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brogue1

[brohg] /broʊg/
noun
1.
an Irish accent in the pronunciation of English.
2.
any strong regional accent.
Origin of brogue1
1680-1690
1680-90; perhaps special use of brogue2
Related forms
broguery, noun

brogue2

[brohg] /broʊg/
noun
1.
a durable, comfortable, low-heeled shoe, often having decorative perforations and a wing tip.
2.
a coarse, usually untanned leather shoe once worn in Ireland and Scotland.
3.
Origin
1580-90; < Irish brōg shoe, Old Irish brōce; cognate with L. brācae trousers < Gaulish; see breech

brogue3

[brohg] /broʊg/
noun, Scot.
1.
a fraud; trick; prank.
Origin
1530-40; of uncertain origin
Dictionary.com Unabridged
Based on the Random House Dictionary, © Random House, Inc. 2015.
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Examples from the Web for brogue
Contemporary Examples
Historical Examples
  • It is a delight to hear one's mother tongue spoken with such careless precision, with just the suspicion of a brogue to it.

    Just Irish Charles Battell Loomis
  • Also introduced the brogue and the shamrock into the Emerald Isle.

  • My heart warms to the little ragamuffins in the street if they have a bit of the brogue.

    Much Ado About Peter Jean Webster
  • Patrick Fitzmaurice, brogue and all, was an Irish gentleman without a flaw.

  • Joe's forefathers were from the Isle of Erin, and although he had lost the brogue, he still retained some of their superstitions.

    Wild Western Scenes John Beauchamp Jones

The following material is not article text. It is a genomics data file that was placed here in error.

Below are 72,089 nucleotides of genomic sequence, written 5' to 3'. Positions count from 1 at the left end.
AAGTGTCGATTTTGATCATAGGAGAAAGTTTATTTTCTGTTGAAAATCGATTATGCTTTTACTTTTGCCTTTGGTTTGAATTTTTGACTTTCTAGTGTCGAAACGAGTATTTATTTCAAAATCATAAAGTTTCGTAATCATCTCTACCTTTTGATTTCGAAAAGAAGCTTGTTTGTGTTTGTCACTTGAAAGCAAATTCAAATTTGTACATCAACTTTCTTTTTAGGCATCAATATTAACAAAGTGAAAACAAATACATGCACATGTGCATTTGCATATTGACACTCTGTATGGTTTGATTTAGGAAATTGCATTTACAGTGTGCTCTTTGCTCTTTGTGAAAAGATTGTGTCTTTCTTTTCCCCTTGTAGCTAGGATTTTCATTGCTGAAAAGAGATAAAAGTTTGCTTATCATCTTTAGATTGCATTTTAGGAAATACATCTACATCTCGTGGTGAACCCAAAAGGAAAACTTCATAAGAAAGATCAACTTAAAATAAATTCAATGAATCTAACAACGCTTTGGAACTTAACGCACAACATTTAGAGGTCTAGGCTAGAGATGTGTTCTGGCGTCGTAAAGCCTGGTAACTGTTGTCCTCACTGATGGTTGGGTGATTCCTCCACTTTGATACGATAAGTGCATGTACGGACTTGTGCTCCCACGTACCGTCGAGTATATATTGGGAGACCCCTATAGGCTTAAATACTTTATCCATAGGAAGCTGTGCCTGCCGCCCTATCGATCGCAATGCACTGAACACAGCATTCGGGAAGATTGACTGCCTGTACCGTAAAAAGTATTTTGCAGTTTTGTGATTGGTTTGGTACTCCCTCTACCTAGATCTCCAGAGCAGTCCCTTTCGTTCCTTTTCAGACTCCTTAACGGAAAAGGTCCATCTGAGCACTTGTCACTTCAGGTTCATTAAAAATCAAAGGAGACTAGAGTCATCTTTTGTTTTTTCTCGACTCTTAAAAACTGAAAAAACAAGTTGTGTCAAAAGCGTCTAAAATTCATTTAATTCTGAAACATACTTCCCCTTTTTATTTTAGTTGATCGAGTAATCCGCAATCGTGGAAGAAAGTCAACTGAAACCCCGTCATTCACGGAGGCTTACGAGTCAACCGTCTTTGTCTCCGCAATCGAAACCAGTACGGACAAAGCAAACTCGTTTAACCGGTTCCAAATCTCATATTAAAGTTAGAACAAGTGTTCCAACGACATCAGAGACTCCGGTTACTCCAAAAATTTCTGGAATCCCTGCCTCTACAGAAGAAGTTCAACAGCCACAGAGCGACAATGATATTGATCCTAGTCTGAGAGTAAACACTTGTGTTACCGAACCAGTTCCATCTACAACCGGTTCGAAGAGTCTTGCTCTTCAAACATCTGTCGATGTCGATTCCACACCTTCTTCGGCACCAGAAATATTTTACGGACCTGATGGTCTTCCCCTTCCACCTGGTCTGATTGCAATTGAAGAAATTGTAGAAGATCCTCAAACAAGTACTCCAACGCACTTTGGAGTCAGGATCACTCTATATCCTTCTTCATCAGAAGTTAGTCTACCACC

British Dictionary definitions for brogue

brogue1

/brəʊɡ/
noun
1.
a broad gentle-sounding dialectal accent, esp that used by the Irish in speaking English
Word Origin
C18: probably from brogue², alluding to the footwear of the peasantry

brogue2

/brəʊɡ/
noun
1.
a sturdy walking shoe, often with ornamental perforations
2.
an untanned shoe worn formerly in Ireland and Scotland
Word Origin
C16: from Irish Gaelic bróg boot, shoe, probably from Old Norse brōk leg covering
Collins English Dictionary - Complete & Unabridged 2012 Digital Edition
© William Collins Sons & Co. Ltd. 1979, 1986 © HarperCollins
Publishers 1998, 2000, 2003, 2005, 2006, 2007, 2009, 2012
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Word Origin and History for brogue
n.

type of Celtic accent, 1705, perhaps from the meaning "rough, stout shoe" worn by rural Irish and Scottish highlanders (1580s), via Gaelic or Irish, from Old Irish broce "shoe," thus originally meaning something like "speech of those who call a shoe a brogue." Or perhaps it is from Old Irish barrog "a hold" (on the tongue).

Online Etymology Dictionary, © 2010 Douglas Harper
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9
12
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